For seniors about to graduate college with low confidence in the future and no job secured, there may be comfort in knowing you’re not the only one.
Quite the contrary, actually.
Of the 949 American college seniors surveyed by Quality Logo Products last month, 84% have no job locked down for post-graduation, while 69% are either somewhat or not-at-all confident about how prepared they are for their first job.
Other key findings from the survey include:
- 68% of college seniors listed flexible hours as their top priority in a job.
- 40% plan to begin their first job upon graduating.
- 12% predict they will stay five or more years at their first job.
“I think ‘only 12% anticipate staying at their first job for five or more years’ is a very surprising statistic,” Sara Hornung, one of the lead researchers of the survey, told the Deseret News.
The world of work has changed considerably over the years.
“When I entered the workforce as a teacher in 2018, I was surrounded by teachers who were considered ‘veterans’ or ‘tenured’ and the cultural norm among educators was to pick one school and teach there until you retire,” Hornung said.
The up-and-coming culture of young professionals suggests “doing what makes you happy” and leaving your job if you are not, she said. “It shines a light at how young professionals are viewing their job experiences and what expectations they have as they enter the workforce.”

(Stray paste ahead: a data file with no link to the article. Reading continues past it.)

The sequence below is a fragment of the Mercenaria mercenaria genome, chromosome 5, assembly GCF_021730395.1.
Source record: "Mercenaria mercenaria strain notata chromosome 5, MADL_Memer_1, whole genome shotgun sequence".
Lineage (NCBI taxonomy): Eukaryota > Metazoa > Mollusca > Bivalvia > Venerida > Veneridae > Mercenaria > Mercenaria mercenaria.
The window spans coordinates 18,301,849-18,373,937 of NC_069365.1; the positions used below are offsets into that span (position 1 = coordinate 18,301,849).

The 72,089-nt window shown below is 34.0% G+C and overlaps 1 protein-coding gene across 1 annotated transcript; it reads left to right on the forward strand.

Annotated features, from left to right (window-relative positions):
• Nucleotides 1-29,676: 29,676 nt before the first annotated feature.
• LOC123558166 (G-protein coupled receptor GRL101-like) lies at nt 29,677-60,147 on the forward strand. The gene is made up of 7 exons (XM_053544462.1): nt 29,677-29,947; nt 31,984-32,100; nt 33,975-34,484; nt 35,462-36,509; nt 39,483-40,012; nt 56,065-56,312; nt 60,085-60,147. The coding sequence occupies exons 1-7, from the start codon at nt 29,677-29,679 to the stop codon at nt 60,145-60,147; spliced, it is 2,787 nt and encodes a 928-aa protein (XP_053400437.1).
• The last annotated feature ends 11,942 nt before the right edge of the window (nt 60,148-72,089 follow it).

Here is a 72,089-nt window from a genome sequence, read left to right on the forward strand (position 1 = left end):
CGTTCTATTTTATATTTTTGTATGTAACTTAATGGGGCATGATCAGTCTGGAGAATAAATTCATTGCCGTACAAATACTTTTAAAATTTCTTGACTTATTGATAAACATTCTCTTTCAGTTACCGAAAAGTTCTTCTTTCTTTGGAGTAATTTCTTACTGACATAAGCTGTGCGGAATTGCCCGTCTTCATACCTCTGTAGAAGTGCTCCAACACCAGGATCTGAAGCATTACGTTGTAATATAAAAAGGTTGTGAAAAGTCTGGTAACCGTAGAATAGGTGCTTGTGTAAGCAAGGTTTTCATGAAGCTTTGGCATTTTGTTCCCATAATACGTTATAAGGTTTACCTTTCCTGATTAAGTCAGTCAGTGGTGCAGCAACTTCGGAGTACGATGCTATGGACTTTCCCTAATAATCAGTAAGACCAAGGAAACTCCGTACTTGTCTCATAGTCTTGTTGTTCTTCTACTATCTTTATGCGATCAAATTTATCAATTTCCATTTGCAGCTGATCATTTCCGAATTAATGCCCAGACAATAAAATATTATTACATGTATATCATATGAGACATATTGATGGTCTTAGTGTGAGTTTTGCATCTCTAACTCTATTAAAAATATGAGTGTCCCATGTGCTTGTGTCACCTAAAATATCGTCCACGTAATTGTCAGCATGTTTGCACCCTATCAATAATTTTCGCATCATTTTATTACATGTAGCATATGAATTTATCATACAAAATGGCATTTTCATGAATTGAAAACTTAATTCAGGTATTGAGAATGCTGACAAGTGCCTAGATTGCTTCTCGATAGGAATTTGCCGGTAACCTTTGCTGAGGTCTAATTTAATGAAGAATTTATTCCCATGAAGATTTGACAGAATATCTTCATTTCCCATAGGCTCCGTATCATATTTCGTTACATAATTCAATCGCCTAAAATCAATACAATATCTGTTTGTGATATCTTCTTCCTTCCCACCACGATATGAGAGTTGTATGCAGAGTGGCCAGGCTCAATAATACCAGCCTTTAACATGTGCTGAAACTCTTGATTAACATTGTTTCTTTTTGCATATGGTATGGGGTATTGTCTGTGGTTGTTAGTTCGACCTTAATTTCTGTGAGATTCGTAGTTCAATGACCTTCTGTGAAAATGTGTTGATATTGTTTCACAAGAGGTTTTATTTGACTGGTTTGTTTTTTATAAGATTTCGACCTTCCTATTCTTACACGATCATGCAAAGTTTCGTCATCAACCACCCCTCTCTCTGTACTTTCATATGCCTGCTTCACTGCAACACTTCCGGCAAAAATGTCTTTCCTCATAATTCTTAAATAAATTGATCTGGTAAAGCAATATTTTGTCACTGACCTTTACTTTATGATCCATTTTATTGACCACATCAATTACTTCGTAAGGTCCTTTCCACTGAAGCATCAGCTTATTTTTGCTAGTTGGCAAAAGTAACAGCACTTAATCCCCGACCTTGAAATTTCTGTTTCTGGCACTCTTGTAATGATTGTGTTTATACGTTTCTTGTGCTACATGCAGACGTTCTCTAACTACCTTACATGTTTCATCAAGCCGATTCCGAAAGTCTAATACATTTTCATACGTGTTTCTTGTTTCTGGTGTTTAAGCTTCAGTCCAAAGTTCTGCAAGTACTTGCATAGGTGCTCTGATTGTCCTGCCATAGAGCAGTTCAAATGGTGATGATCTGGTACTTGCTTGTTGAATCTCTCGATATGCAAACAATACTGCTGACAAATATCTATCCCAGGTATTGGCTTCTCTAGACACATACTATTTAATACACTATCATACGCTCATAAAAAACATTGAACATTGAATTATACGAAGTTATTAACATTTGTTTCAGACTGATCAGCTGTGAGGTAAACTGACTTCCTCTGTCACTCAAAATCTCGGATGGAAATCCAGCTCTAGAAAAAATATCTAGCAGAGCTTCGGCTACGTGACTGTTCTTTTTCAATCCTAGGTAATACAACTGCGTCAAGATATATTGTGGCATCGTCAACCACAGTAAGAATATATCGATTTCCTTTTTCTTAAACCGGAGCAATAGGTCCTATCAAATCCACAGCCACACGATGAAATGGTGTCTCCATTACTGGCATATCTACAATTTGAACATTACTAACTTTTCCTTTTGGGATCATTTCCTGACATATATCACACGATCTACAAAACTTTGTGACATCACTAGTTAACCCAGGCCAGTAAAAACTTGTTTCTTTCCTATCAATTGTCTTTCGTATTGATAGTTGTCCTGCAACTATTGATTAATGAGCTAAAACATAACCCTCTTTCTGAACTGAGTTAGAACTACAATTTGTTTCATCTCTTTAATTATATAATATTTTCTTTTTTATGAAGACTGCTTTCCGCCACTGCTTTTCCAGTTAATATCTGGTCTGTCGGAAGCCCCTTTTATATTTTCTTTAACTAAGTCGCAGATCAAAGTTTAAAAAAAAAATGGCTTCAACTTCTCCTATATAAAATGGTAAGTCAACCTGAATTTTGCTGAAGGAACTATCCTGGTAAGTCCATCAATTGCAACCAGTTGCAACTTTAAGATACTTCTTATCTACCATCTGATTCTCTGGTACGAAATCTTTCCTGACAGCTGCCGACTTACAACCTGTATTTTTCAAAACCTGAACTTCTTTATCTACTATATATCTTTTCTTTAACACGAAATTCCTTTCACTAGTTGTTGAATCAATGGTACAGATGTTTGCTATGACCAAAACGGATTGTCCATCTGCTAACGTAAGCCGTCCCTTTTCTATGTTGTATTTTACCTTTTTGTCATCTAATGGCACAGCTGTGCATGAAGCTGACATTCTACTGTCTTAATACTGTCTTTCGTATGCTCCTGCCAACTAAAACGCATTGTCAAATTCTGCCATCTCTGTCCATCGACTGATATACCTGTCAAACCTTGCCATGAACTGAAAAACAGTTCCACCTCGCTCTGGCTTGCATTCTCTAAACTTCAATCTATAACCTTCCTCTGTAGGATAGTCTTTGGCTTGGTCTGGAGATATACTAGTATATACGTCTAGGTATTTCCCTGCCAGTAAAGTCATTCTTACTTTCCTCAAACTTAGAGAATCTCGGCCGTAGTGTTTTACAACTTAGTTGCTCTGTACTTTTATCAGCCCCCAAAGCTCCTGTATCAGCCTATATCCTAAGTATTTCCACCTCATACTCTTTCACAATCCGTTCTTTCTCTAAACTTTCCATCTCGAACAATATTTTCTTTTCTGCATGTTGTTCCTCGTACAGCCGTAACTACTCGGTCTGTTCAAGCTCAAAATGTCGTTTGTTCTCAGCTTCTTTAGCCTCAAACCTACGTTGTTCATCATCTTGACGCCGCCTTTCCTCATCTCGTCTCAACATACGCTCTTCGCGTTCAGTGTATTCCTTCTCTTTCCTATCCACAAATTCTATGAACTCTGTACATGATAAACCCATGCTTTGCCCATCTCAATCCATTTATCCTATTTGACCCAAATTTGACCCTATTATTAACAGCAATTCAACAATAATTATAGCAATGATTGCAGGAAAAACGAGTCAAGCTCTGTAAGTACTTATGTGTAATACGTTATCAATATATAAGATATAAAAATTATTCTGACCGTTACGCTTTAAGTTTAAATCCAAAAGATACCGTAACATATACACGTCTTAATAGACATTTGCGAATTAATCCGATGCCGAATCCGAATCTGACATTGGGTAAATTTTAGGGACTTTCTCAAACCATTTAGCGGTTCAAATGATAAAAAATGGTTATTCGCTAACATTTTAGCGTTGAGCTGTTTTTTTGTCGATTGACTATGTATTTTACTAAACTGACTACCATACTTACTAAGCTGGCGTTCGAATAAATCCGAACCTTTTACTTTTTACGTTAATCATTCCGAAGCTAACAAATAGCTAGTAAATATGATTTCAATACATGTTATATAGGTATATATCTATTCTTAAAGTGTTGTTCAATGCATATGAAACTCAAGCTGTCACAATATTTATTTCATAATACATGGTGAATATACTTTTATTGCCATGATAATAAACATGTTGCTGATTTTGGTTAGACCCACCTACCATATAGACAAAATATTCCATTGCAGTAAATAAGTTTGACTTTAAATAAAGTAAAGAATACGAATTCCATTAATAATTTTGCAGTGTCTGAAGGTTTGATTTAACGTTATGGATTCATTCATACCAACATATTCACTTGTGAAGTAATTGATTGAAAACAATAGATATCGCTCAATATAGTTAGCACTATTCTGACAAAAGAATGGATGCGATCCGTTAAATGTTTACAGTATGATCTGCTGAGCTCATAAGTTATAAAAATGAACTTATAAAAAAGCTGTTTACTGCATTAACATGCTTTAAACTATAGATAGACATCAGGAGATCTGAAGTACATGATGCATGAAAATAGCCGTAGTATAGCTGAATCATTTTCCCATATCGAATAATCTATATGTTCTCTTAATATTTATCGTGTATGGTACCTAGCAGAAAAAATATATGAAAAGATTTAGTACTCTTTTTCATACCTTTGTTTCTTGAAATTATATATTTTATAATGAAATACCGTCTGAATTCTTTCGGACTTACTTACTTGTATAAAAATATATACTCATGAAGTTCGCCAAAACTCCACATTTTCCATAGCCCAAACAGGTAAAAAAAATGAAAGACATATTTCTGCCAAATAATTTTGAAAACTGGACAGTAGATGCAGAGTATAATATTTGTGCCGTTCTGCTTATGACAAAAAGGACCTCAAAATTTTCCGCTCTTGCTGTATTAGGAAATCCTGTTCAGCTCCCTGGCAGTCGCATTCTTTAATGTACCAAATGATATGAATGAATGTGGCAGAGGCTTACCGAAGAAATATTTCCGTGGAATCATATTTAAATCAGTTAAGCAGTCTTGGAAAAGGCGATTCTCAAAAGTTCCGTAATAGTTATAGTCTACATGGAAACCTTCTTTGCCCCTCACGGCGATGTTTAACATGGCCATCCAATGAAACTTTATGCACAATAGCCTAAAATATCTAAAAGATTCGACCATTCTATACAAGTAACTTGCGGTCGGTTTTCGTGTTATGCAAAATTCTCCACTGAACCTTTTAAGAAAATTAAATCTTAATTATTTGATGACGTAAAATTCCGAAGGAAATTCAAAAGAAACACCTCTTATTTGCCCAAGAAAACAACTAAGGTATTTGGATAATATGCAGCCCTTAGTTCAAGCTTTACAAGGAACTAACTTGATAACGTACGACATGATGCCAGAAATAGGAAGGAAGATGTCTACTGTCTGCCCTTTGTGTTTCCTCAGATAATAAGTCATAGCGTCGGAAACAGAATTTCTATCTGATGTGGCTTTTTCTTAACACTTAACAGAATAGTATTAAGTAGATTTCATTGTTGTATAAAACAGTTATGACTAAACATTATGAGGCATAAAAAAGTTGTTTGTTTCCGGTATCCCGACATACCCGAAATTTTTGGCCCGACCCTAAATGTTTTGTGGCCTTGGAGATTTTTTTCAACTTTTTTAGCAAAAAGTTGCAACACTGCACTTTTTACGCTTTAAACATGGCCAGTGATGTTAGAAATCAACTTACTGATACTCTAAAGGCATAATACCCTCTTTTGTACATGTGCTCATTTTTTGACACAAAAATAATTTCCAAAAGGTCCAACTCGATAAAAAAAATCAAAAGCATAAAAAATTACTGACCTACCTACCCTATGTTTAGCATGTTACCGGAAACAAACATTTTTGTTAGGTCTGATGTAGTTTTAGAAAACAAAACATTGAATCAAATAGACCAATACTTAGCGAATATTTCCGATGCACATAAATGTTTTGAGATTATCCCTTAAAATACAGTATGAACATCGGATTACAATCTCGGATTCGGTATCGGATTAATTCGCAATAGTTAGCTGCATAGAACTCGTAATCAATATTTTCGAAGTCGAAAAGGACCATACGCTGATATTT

In the survey, 61% of students reported feeling it is important to have a positive work environment and to enjoy the work they do.
That doesn’t seem to be what’s happening, contrasting sharply with the picture painted by job search assistance website Zippia. As of 2023, its survey found that 61% of Americans want to leave their job. In that survey, only 20% are passionate about their current profession.
And expectations may not be realistic. The Quality Logo study said that “despite the national average starting salary for college graduates being $41,636, merely 18% of seniors expect to earn around that amount. Instead, 43% expect to earn a mid-level salary at the get-go of at least $60,000, with 1 in 5 seniors anticipating earning between $70,000 and $100,000 in their first job.”
Though many seniors believe they won’t stay at their first job past five years, 70% anticipate enjoying the occupation. But having a solid first job may be an opportunity that gradually becomes more rare and competitive in today’s economy. According to The Wall Street Journal, fresh college graduates are less likely to be hired in the country’s current economic state.
While companies used to make offers to graduates weeks after school began, the Journal reported college career offices said employers are now slow to approach graduating seniors.
CNBC News said earlier this year, “These young professionals will enter a job market that even the most seasoned experts can’t quite explain: prominent layoffs are in the news even as unemployment numbers remain historically low, and more than a year of recession warnings have yet to materialize while millions of jobs go unfilled.”
The Deseret News has previously reported on large companies experiencing massive employee layoffs, including Disney, Meta and Amazon. Reasons range from a decline in consumer demand to today’s overall unpredictable economy.